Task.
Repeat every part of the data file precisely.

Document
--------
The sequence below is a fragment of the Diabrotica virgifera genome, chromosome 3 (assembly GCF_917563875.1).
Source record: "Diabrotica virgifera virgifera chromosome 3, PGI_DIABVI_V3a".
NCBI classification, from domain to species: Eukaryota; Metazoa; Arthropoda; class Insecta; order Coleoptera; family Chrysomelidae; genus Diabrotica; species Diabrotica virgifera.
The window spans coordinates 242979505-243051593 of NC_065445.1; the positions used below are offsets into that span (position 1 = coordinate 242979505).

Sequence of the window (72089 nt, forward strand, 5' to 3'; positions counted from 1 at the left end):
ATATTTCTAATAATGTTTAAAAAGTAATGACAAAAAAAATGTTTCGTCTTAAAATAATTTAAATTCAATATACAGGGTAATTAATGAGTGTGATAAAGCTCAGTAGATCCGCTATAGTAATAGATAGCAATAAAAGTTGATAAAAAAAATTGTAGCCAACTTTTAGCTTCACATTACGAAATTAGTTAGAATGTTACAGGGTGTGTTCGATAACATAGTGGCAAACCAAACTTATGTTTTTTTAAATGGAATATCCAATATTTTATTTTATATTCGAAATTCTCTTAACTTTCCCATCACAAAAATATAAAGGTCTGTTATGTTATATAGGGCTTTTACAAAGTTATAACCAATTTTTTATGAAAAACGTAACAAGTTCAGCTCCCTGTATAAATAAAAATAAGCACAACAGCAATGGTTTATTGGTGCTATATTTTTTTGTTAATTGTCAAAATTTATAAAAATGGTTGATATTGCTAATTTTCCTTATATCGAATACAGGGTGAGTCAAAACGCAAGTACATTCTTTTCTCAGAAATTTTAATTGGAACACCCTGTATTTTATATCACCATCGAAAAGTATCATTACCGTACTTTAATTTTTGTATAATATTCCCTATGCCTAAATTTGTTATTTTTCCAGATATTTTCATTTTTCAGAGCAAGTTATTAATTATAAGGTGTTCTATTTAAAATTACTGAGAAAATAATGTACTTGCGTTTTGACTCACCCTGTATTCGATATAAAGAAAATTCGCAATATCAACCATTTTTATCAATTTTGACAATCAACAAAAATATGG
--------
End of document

The sequence below is a fragment of the Diabrotica virgifera genome, chromosome 3 (assembly GCF_917563875.1).
Source record: "Diabrotica virgifera virgifera chromosome 3, PGI_DIABVI_V3a".
NCBI classification, from domain to species: Eukaryota; Metazoa; Arthropoda; class Insecta; order Coleoptera; family Chrysomelidae; genus Diabrotica; species Diabrotica virgifera.
The window spans coordinates 242979505-243051593 of NC_065445.1; the positions used below are offsets into that span (position 1 = coordinate 242979505).

Sequence of the window (72089 nt, forward strand, 5' to 3'; positions counted from 1 at the left end):
ATATTTCTAATAATGTTTAAAAAGTAATGACAAAAAAAATGTTTCGTCTTAAAATAATTTAAATTCAATATACAGGGTAATTAATGAGTGTGATAAAGCTCAGTAGATCCGCTATAGTAATAGATAGCAATAAAAGTTGATAAAAAAAATTGTAGCCAACTTTTAGCTTCACATTACGAAATTAGTTAGAATGTTACAGGGTGTGTTCGATAACATAGTGGCAAACCAAACTTATGTTTTTTTAAATGGAATATCCAATATTTTATTTTATATTCGAAATTCTCTTAACTTTCCCATCACAAAAATATAAAGGTCTGTTATGTTATATAGGGCTTTTACAAAGTTATAACCAATTTTTTATGAAAAACGTAACAAGTTCAGCTCCCTGTATAAATAAAAATAAGCACAACAGCAATGGTTTATTGGTGCTATATTTTTTTGTTAATTGTCAAAATTTATAAAAATGGTTGATATTGCTAATTTTCCTTATATCGAATACAGGGTGAGTCAAAACGCAAGTACATTCTTTTCTCAGAAATTTTAATTGGAACACCCTGTATTTTATATCACCATCGAAAAGTATCATTACCGTACTTTAATTTTTGTATAATATTCCCTATGCCTAAATTTGTTATTTTTCCAGATATTTTCATTTTTCAGAGCAAGTTATTAATTATAAGGTGTTCTATTTAAAATTACTGAGAAAATAATGTACTTGCGTTTTGACTCACCCTGTATTCGATATAAAGAAAATTCGCAATATCAACCATTTTTATCAATTTTGACAATCAACAAAAATATGG